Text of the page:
• Home
    Home We Serve America's Restaurants Representing nearly 500,000 restaurant businesses, we advocate for restaurant and foodservice industry interests and provide tools and systems that help members of all sizes achieve success.
  • Foundation
    Foundation Building & Retaining Talent The NRAEF is focused on developing a stronger workforce and building the next generation of industry leaders through education, scholarships and community engagement.
  • Show 2018
    Show 2018 May 19-22, 2018 As the international foodservice marketplace, the National Restaurant Association Show provides unparalleled opportunities for buyers and sellers to come together, conduct business and learn from each other.
  • ServSafe
    ServSafe Minimize Risk. Maximize Protection. For over 40 years, ServSafe® training programs have delivered the knowledge, leadership and protection that have earned the trust and confidence of business leaders everywhere.

National Restaurant Association - Hydration: A key factor to overall health

Skip to navigation Skip to content

News & Research

Share:
Email Print
News RSS

Hydration: A key factor to overall health

The National Restaurant Association’s Director of Nutrition & Healthy Living Joy Dubost, Ph.D., R.D., provides regular commentary on the NRA News blog. In her latest "Ask the Nutritionist," she discusses the importance of hydration.

School is officially out and that means summer fun is soon to captivate the minds of all very quickly. In the quest to soak up as much sun as possible and enjoy the pleasant weather, do not forget the important role hydration has in summer activities.

Summer heat can impact health in many ways, and if not careful it can lead to missing out on your favorite seasonal interests.  Here are some tips from The Academy of Nutrition and Dietetics you can use to avoid dehydration and keep safe this summer:

  • Keep the intense physical activity down during the hottest points of the day.
  • Larger individuals sweat more and should drink more water to replace the lost body water.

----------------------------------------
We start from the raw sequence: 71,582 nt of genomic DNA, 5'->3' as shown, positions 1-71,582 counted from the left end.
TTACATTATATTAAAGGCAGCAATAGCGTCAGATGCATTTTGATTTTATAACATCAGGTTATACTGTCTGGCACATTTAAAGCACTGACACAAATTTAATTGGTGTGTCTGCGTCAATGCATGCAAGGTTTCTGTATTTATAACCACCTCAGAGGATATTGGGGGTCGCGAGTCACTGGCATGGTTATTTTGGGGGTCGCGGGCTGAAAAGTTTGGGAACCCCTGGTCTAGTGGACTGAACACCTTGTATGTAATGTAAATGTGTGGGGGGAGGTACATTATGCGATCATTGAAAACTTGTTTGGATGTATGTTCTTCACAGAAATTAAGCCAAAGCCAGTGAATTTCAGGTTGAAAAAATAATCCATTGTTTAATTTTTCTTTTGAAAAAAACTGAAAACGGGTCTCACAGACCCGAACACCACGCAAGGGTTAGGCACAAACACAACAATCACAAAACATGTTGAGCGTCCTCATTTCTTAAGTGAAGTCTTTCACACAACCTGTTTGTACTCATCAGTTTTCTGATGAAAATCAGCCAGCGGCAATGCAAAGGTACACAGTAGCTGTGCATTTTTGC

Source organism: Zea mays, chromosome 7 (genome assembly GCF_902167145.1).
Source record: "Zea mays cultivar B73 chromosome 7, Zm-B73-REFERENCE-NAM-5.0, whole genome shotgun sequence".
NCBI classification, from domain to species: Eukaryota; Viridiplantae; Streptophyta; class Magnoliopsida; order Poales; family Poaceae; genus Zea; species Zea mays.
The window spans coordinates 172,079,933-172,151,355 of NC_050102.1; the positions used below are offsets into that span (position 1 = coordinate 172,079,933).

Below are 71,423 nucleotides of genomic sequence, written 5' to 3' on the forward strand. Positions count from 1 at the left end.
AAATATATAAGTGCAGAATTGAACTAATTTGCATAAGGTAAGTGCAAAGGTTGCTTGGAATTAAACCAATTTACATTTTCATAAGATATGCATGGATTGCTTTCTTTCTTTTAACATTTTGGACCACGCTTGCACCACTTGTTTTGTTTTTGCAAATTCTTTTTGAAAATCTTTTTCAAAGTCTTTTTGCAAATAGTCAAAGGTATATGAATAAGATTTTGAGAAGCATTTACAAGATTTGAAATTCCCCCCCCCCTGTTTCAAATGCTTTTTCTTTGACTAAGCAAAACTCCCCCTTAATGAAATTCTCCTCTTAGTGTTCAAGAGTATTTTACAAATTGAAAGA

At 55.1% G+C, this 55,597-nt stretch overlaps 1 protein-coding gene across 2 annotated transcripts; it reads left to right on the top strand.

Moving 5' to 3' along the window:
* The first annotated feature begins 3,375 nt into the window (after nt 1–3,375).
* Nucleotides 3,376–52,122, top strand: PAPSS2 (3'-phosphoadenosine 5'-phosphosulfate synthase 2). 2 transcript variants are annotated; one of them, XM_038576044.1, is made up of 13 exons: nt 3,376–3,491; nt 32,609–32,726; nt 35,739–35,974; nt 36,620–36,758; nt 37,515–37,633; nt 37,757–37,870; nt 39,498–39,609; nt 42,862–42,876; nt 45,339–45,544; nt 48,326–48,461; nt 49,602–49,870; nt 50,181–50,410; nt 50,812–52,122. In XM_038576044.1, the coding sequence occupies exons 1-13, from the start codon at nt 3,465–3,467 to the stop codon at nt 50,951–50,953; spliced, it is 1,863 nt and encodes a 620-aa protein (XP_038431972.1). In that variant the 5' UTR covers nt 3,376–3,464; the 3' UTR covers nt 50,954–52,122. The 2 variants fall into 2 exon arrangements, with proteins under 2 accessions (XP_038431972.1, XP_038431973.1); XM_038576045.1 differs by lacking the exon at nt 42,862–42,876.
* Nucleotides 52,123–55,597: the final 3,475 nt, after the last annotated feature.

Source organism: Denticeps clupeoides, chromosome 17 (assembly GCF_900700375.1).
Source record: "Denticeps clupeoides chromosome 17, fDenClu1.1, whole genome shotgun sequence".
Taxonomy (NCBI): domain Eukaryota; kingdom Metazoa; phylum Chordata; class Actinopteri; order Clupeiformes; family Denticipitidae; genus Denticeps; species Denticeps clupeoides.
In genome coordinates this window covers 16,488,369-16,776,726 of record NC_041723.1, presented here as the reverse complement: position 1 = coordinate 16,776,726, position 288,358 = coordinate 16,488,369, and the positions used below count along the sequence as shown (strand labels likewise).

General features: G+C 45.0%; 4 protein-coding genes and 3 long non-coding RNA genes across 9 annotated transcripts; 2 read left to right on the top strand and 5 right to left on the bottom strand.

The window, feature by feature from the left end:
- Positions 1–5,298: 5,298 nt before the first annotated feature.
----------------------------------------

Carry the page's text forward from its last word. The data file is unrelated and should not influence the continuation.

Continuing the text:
• Men sweat more than women, and should be aware of the extra rehydration they need.
  • The longer one exercises and more one exercises will increase perspiration, so one should be mindful of these facts and drink up before, during, and after physical activity if they fit in these categories.
  • Drink sports drink if you are participating in moderate to high intense athletic activities that last an hour or more.
  • Keep rehydrating even if perspiration is not noticeable during activities like swimming. You do not have to be overheated to become dehydrated.

Being aware of the surrounding environment can keep you cool and happy this summer too. Wear clothing that keeps your body temperature from rising to uncomfortable levels. If you plan on being in the heat for long periods of time, wear lightweight and light colored clothes. In addition, do not wear headgear for extensive amounts of time as heat can get trapped and cause overheating. If you need to wear a helmet or other necessary head protection, try to find safe options that offer some type of ventilation to allow your head to breathe.

Here are the signs of dehydration you should be aware of before going out and seizing the summer days. If you begin or recognize anyone else experiencing any of the following heat exhaustion symptoms, seek a cool place where you or they can take a break and replenish with fluids.

Early Signs of Dehydration:

  • Thirst
  • Flushed skin
  • Premature fatigue
  • Increased body temperature
  • Faster breathing and pulse rate
  • Increased perception of effort
  • Decreased exercise capacity

 Later Signs:

  • Dizziness
  • Increased weakness
  • Labored breathing with exercise

Ignoring these symptoms can lead to heat stroke and keep you from doing what you enjoy this summer, so drink fluids throughout the day to stay ahead of dehydration.

When it comes to daily amounts of water needed for the human body, here are some guidelines according to the Institute of Medicine:

  • Children 1-8 yrs. old: 1.3-1.7 liters per day (infants just under a liter per day)
  • Males 9-18 yrs. old: 2.4-3.3 liter per day
  • Males above 18 yrs. old: 3.7 liters per day
  • Females 9-18 yrs. old: 2.1-2.3 liters per day
  • Females above 18 yrs. old: 2.7 liters per day
  • Women who are pregnant: 3 liters per day
  • Women breastfeeding: 3.7 liters per day

These daily recommended water intake values take into account water one would get from the food in their diets in combination with drinkable water. For reference, a liter is just a little more than four 8 oz. cups.

Finally, the summer season is a time to enjoy yourself, but make sure you monitor your intake of more indulgent, calorically rich refreshments as these can quickly add to your overall daily caloric needs.  When focusing on hydration and rehydrating, it is important to stick to water and even low-calorie sports drinks that will help replenish the fluids and necessities your body loses during activities in the summer weather.

Conserve RSS Healthcare RSS Conserve RSS

▲ Back to Top

We're glad you're here!®

® 2012-2017 National Restaurant Association. All rights reserved.

2055 L St. NW, Suite 700, Washington, DC 20036
(202) 331-5900 | (800) 424-5156